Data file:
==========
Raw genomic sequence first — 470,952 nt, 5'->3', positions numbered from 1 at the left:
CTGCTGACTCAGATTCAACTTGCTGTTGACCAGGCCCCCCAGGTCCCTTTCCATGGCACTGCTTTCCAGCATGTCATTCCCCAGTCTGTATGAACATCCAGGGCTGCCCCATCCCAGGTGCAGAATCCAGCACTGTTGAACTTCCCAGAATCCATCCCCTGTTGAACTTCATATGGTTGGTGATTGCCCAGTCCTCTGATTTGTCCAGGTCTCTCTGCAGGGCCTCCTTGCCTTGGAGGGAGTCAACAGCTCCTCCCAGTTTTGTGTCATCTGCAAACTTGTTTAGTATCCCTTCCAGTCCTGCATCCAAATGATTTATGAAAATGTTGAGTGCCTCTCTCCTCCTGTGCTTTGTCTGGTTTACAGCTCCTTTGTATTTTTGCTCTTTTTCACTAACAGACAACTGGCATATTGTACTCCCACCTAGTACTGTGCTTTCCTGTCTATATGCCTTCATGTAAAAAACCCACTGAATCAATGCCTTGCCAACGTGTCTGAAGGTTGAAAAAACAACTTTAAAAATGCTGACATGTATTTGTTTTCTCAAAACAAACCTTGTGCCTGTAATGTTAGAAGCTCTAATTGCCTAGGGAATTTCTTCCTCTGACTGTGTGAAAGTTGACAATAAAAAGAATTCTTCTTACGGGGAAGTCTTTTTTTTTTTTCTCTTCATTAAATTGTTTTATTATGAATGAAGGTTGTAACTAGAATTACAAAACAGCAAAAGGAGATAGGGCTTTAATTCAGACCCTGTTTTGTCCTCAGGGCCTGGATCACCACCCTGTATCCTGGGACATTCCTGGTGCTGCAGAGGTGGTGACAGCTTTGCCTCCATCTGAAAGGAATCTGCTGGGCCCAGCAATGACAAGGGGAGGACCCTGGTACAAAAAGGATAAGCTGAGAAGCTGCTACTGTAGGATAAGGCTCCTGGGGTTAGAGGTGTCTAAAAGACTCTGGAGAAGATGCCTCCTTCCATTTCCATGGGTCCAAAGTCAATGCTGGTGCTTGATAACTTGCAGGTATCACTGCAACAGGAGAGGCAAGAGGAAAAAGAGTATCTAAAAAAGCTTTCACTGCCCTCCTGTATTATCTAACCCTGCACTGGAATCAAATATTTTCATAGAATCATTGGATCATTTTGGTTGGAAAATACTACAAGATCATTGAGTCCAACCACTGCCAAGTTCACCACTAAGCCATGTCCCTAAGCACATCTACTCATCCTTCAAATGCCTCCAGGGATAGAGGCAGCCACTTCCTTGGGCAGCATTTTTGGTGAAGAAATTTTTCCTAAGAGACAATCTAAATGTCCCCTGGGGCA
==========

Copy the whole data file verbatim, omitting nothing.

Raw genomic sequence first — 470,952 nt, 5'->3', positions numbered from 1 at the left:
CTGCTGACTCAGATTCAACTTGCTGTTGACCAGGCCCCCCAGGTCCCTTTCCATGGCACTGCTTTCCAGCATGTCATTCCCCAGTCTGTATGAACATCCAGGGCTGCCCCATCCCAGGTGCAGAATCCAGCACTGTTGAACTTCCCAGAATCCATCCCCTGTTGAACTTCATATGGTTGGTGATTGCCCAGTCCTCTGATTTGTCCAGGTCTCTCTGCAGGGCCTCCTTGCCTTGGAGGGAGTCAACAGCTCCTCCCAGTTTTGTGTCATCTGCAAACTTGTTTAGTATCCCTTCCAGTCCTGCATCCAAATGATTTATGAAAATGTTGAGTGCCTCTCTCCTCCTGTGCTTTGTCTGGTTTACAGCTCCTTTGTATTTTTGCTCTTTTTCACTAACAGACAACTGGCATATTGTACTCCCACCTAGTACTGTGCTTTCCTGTCTATATGCCTTCATGTAAAAAACCCACTGAATCAATGCCTTGCCAACGTGTCTGAAGGTTGAAAAAACAACTTTAAAAATGCTGACATGTATTTGTTTTCTCAAAACAAACCTTGTGCCTGTAATGTTAGAAGCTCTAATTGCCTAGGGAATTTCTTCCTCTGACTGTGTGAAAGTTGACAATAAAAAGAATTCTTCTTACGGGGAAGTCTTTTTTTTTTTTCTCTTCATTAAATTGTTTTATTATGAATGAAGGTTGTAACTAGAATTACAAAACAGCAAAAGGAGATAGGGCTTTAATTCAGACCCTGTTTTGTCCTCAGGGCCTGGATCACCACCCTGTATCCTGGGACATTCCTGGTGCTGCAGAGGTGGTGACAGCTTTGCCTCCATCTGAAAGGAATCTGCTGGGCCCAGCAATGACAAGGGGAGGACCCTGGTACAAAAAGGATAAGCTGAGAAGCTGCTACTGTAGGATAAGGCTCCTGGGGTTAGAGGTGTCTAAAAGACTCTGGAGAAGATGCCTCCTTCCATTTCCATGGGTCCAAAGTCAATGCTGGTGCTTGATAACTTGCAGGTATCACTGCAACAGGAGAGGCAAGAGGAAAAAGAGTATCTAAAAAAGCTTTCACTGCCCTCCTGTATTATCTAACCCTGCACTGGAATCAAATATTTTCATAGAATCATTGGATCATTTTGGTTGGAAAATACTACAAGATCATTGAGTCCAACCACTGCCAAGTTCACCACTAAGCCATGTCCCTAAGCACATCTACTCATCCTTCAAATGCCTCCAGGGATAGAGGCAGCCACTTCCTTGGGCAGCATTTTTGGTGAAGAAATTTTTCCTAAGAGACAATCTAAATGTCCCCTGGGGCA